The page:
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Stilleben 1 (Still Life 1)

Stilleben 1 (Still Life 1)
signed, inscribed, titled and dated 'Mai Juni Juli 1 G Baselitz 76 Stilleben' (on the reverse)
oil on canvas
63 3/8 x 51 1/8 in. (160.9 x 129.9 cm.)
Painted in 1976
Private collection, Germany
Private collection, Europe
Anon. sale, Sotheby's London, 27 June 2013, lot 156
Acquired at the above sale by the present owner
T. Helmert-Corvey, La Vie: Karl Kerber, Der Sammler, Die Sammlung, Bielefeld 1995 (illustrated in colour, p. 45).
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Kimmy Lau
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Lot Essay

‘The object expresses nothing at all. Painting is not a means to an end. On the contrary, painting is autonomous. As I said to myself: in this case, then I must take everything, which has been an object of painting – landscape, the portrait and the nude, for example – and paint it upside-down. That is the best way to liberate representation from content’

G. Baselitz

Painted in 1976, Stilleben (Still Life) is a bold and beautiful example of Georg Baselitz’s famous ‘upside-down’ approach to painting, in which he radically inverts the picture-plane to, as he puts it, ‘liberate representation from content’ (G. Baselitz, quoted in Georg Baselitz, exh. cat. Solomon R. Guggenheim Museum, New York 1995, p. 71). Here, Baselitz takes on one of art-history’s most venerable genres, depicting bottles, jugs and fruit arranged on a surface in the manner of a still life by Cézanne or Chardin. Flipped upside-down, however, we initially struggle to read these forms: the broad swathes, circles and vessels of white, blue, black, ochre and orange – in energetically applied paint which drips downwards, as if to prove by gravity that the work was painted in this orientation – look more like an Abstract Expressionist work by Willem de Kooning or Franz Kline. Figuration only gradually emerges from Baselitz’s bright chorus of brushstrokes, and when it does, we are no longer sure what it might mean.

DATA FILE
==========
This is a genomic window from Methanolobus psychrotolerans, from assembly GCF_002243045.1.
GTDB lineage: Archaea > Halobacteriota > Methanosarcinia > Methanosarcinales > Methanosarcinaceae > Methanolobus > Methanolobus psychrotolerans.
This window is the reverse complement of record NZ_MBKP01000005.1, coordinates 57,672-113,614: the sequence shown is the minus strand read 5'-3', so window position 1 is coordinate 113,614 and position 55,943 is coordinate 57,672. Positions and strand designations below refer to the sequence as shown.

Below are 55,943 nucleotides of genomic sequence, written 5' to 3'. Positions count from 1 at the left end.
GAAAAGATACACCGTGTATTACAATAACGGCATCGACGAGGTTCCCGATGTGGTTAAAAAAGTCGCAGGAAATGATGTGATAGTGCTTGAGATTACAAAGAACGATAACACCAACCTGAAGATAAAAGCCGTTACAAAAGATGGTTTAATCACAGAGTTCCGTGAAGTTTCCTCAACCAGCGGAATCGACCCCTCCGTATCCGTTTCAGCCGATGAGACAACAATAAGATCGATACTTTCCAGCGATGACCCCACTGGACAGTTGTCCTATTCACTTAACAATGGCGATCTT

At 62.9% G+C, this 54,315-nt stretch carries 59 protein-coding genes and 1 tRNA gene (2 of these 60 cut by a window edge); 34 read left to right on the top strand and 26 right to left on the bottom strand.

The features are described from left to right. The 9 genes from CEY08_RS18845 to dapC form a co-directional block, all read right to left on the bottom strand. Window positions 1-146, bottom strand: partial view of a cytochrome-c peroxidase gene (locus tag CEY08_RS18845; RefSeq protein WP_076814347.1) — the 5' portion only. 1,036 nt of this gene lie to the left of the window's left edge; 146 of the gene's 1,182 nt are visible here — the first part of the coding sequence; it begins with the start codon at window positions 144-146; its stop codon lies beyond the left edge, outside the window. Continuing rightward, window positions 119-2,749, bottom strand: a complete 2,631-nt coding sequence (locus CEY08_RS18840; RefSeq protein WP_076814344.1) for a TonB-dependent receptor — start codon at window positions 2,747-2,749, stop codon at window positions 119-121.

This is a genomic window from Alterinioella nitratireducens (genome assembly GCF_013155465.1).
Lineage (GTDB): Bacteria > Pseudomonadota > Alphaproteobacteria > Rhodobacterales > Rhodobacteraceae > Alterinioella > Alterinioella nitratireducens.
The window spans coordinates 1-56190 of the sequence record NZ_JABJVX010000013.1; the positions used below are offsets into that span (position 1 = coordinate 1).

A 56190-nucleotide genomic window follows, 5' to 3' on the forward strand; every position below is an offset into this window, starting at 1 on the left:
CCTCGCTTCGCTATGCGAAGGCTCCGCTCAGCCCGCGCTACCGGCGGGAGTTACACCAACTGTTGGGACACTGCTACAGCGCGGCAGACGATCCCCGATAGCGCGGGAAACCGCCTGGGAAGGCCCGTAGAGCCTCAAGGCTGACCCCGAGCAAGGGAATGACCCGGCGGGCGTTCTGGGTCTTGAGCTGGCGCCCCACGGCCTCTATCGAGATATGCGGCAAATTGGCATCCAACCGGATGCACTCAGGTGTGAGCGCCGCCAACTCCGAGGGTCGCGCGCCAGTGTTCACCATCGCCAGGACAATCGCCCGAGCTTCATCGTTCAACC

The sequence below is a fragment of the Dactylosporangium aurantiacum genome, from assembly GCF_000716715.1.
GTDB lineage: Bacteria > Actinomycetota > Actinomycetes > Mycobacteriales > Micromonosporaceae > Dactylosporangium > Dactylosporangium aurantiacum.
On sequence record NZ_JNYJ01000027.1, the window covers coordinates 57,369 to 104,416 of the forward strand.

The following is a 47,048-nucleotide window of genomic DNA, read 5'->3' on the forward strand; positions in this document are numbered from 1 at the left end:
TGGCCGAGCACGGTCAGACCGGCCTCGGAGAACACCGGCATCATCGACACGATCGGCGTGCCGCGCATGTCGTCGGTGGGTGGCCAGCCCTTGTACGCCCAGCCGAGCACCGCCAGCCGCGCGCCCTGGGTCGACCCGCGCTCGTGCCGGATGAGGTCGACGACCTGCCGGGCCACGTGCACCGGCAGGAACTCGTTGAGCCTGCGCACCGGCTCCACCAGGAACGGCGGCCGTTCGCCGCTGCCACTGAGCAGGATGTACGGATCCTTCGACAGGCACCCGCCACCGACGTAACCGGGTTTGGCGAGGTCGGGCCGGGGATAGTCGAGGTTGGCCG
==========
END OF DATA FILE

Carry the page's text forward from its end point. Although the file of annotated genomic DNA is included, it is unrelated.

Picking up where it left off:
Baselitz first experimented with ‘fracturing’ his compositions in the mid-1960s, using formal devices that reflected the scarred, ruptured nature of the post-war Germany he knew; in 1969, he went one step further, inverting his paintings to ‘empty’ them entirely of referential content. Three decades later, he reflected of this process that he ‘was born into a destroyed order, a destroyed landscape, a destroyed people, a destroyed society. And I didn’t want to re-establish an order: I’d seen enough of so-called order’ (G. Baselitz, quoted in ‘Goth to Dance: Georg Baselitz in conversation with Donald Kuspit’, Artforum, vol. XXXIII, no. 10, Summer 1995, p. 78). Stilleben embodies this attitude with impressive bravura, creating a striking interplay of form and colour while also radically destabilising our relationship to painting and received meaning. One of the medium’s greatest iconoclasts, Baselitz remains fiercely devoted to his mission of forcing us to see with fresh eyes. ‘Whenever I start a painting’, he says, ‘I set out to formulate things as if I were the first one, the only one, and as if all the precedents didn’t exist – even though I know that there are thousands of precedents ranged against me. One has always to think of making something, something valid. That’s my life’ (G. Baselitz in conversation with J-L. Froment and J-M. Poinsot, 1983, in D. Gretenkort (ed.), Georg Baselitz: Collected Writings and Interviews, London 2010, p. 71).

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